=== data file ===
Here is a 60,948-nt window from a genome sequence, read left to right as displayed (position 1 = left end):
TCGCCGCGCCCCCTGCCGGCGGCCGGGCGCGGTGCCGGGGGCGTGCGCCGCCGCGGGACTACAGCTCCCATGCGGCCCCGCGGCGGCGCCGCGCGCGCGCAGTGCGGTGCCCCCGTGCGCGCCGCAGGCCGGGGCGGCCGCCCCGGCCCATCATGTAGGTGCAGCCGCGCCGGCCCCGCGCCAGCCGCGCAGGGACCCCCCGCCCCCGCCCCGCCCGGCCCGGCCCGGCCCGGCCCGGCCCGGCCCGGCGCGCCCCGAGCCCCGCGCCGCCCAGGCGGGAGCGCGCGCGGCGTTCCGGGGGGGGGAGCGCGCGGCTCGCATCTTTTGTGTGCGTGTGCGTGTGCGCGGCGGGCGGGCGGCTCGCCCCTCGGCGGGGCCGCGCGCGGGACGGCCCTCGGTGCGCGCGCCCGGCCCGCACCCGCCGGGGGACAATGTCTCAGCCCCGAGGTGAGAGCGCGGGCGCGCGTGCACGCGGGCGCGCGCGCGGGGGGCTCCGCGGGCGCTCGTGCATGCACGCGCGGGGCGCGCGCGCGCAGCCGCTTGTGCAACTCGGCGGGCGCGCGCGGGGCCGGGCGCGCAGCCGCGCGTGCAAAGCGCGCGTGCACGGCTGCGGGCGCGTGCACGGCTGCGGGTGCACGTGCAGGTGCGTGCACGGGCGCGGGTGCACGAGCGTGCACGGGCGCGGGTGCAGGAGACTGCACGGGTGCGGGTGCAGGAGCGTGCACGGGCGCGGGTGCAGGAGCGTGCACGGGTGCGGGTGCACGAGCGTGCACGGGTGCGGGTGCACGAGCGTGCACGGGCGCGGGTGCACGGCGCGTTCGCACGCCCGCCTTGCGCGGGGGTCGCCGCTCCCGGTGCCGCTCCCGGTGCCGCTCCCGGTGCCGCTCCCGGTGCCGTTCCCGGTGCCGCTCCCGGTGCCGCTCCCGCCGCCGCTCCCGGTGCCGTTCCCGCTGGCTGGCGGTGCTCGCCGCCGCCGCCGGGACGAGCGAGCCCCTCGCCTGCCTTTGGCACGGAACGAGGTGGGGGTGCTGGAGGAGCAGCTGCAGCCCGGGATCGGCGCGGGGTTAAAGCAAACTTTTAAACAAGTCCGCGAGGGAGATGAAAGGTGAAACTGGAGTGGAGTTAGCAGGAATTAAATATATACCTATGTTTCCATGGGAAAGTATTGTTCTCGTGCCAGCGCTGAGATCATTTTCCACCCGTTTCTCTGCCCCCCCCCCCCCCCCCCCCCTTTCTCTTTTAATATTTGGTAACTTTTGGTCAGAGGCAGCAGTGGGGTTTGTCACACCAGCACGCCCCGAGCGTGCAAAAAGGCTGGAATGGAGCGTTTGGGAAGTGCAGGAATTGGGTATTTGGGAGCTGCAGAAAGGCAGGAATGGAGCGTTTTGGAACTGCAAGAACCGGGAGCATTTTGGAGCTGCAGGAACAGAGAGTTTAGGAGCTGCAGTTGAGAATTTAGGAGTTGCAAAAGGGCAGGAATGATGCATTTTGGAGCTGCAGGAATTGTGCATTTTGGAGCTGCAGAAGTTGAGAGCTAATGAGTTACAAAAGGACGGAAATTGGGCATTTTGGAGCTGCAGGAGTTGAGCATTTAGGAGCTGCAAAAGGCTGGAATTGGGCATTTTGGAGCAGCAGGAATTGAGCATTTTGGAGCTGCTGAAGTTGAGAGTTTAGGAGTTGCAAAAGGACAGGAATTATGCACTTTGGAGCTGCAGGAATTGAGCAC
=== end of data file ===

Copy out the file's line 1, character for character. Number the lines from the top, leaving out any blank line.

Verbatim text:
Here is a 60,948-nt window from a genome sequence, read left to right as displayed (position 1 = left end):